Reauthorization Of Breast And Cervical Cancer Program Gives Thousands Of Women Access To Life-Saving Early Detection
For the past four years, Susan G. Komen for the Cure have tirelessly advocated for reauthorization of the National Breast and Cervical Cancer Early Detection Program.
On March 29, the United States Congress passed the National Breast and Cervical Cancer Early Detection Program Reauthorization Act of 2007, ensuring thousands of low-income women have access to high-quality breast and cervical screening, which they likely would not otherwise have.
Komen for the Cure has worked alongside the Administration and Congress since 2003 to ensure the inclusion of a waiver allowing a select number of states additional flexibility in funding outreach and education, as well as the possibility to tailor the program to meet the demographic needs in their state, without reducing the number of women screened.
"The reauthorization of the National Breast and Cervical Cancer Early Detection Program is a testament to the power of advocacy. For the past four years, the activists of Susan G. Komen for the Cure, working alongside our passionate elected officials, have raised their voices to speak for those who are often silenced and ensured that thousands of women have access to early detection, which could help save their lives," said Komen Vice President of Public Policy Diane Balma. "Komen for the Cure remains fiercely committed to elevating breast cancer on the national agenda in order to close the gaps in access to quality breast health care."
Bipartisan support was a key to the NBCCEDP reauthorization, and Komen applauds Congress for their efforts, particularly the leadership of bill sponsors Senator Barbara Mikulski (D-MD), Senator Kay Bailey Hutchison (R-TX), Representative Tammy Baldwin (D-WI) and Representative Sue Myrick (R-NC). Komen also recognizes the committee leadership: Chairman Ted Kennedy (D-MA) and Ranking Member Mike Enzi (R-WY) of the Senate Health, Education, Labor and Pensions Committee, and Chairman John Dingell (D-MI) and Ranking Member Joe Barton (R-TX) of the House Energy and Commerce Committee.
Because NBCCEDP covers less than one in five eligible women, Komen for the Cure and its 125 Affiliates leverage the program's funding and last year contributed $58 million in additional resources for screening, education, outreach, case management and treatment services in communities around the country.
Komen Champions for the Cure(TM) use the power of activism to achieve important legislative objectives at federal, state and local levels. Champions work to cultivate and maintain strong relationships with decision- makers and community leaders. In this way, activists have helped secure increases in federal funding for the NBCCEDP, as well as more than $10 million in state funding for state breast cancer screening and treatment programs. Through a virtual advocacy forum at ActNowEndBreastCancer.org, online activists have sent tens of thousands of letters to their elected representatives in support of key breast cancer public policy issues.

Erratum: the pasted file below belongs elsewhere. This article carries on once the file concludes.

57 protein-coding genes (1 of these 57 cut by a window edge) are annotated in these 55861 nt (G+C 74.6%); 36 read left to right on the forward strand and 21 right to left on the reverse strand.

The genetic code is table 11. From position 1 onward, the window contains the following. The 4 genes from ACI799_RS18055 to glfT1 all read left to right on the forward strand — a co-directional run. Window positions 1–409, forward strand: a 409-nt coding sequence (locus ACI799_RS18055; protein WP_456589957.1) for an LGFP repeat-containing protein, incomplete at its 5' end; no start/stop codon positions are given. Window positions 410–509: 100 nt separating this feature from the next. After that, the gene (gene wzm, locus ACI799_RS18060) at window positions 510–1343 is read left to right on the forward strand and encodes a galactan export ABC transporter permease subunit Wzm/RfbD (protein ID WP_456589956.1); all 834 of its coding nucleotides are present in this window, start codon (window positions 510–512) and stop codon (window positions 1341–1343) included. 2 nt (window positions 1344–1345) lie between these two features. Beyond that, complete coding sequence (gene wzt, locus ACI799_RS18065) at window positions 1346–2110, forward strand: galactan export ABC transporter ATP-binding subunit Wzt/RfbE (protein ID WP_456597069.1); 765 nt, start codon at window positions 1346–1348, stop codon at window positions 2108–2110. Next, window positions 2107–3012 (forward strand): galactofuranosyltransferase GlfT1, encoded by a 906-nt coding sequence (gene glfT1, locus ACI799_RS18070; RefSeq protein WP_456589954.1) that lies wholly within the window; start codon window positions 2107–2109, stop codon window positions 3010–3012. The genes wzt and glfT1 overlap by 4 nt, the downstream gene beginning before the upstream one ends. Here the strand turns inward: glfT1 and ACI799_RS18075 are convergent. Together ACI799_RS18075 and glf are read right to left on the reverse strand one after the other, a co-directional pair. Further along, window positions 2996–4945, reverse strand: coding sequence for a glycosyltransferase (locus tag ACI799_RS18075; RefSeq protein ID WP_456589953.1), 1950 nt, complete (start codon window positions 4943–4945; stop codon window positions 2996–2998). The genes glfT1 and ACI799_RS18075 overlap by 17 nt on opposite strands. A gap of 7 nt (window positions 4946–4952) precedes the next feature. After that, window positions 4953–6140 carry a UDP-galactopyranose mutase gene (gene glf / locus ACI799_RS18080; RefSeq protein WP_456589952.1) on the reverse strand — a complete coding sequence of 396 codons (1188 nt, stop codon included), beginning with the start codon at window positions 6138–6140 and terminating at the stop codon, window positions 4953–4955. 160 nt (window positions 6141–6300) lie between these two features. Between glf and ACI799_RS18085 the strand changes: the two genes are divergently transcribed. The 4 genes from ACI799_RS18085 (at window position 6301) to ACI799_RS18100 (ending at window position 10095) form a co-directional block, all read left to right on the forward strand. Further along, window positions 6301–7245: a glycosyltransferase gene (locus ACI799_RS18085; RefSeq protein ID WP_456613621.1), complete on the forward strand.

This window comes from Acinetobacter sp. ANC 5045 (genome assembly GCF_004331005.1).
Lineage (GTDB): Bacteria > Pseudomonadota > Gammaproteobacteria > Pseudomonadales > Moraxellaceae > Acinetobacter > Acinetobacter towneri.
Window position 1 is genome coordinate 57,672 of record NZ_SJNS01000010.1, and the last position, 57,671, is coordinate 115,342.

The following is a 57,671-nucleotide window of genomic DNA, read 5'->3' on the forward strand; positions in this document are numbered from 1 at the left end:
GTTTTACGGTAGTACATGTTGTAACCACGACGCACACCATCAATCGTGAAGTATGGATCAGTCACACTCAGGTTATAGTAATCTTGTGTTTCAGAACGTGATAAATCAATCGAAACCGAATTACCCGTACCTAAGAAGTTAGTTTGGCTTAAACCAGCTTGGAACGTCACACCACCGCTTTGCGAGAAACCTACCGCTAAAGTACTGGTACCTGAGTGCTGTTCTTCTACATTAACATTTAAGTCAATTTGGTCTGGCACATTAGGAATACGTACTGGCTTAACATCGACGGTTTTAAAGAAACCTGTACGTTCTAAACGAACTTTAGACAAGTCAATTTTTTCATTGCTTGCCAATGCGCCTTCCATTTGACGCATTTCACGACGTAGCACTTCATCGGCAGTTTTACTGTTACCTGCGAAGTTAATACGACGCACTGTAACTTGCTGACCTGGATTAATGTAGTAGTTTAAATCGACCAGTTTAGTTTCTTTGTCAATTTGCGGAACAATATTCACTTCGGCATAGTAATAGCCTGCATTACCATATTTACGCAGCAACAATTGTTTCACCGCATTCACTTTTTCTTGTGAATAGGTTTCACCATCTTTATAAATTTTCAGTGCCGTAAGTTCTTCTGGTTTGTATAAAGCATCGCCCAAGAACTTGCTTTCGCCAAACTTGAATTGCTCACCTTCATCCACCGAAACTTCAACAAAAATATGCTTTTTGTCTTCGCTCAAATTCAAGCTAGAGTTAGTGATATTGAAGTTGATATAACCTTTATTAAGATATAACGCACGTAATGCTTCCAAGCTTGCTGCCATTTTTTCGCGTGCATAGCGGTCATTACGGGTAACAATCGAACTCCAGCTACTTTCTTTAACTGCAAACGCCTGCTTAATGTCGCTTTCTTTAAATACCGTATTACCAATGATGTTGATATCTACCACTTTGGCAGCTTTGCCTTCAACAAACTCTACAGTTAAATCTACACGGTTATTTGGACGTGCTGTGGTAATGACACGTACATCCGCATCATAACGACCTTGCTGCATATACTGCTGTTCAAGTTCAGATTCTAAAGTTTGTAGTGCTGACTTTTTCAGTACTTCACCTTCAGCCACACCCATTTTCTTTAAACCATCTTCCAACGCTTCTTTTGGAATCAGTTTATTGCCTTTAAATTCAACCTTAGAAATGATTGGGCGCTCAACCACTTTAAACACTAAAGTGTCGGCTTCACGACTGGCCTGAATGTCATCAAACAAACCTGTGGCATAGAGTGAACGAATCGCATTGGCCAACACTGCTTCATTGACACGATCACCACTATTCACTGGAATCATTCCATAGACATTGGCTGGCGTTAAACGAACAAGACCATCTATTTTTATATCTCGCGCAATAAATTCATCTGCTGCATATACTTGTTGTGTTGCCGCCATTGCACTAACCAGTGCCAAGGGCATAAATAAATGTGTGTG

As there is no cure for breast cancer and no known way to prevent it, early detection is key to survival. In fact, when breast cancer is confined to the breast, the five-year relative survival rate is 98 percent. What's more, timely screening mammograms, such as those provided through NBCCEDP, could prevent 15 to 30 percent of all deaths from breast cancer in women over age 40.
Unfortunately, many low-income and minority women lack access to breast cancer screening and treatment services. Institute of Medicine studies report that low-income women have lower screening rates, are 41 percent more likely to be diagnosed with late-stage breast cancer and are three times more likely to die from breast cancer. Similarly, uninsured women are more likely to receive a late-stage breast cancer diagnosis and are 30 to 50 percent more likely to die from the disease than women with insurance.
Since its establishment in 1991, NBCCEDP has screened more than 2.7 million women and diagnosed 26,000 breast cancers, 88,000 precursor cervical lesions, and 1,700 invasive cervical cancers. The program is administered by the Centers for Disease Control, and now operates in all 50 states, four U.S. territories, the District of Columbia, and 13 American Indian and Alaska Native organizations.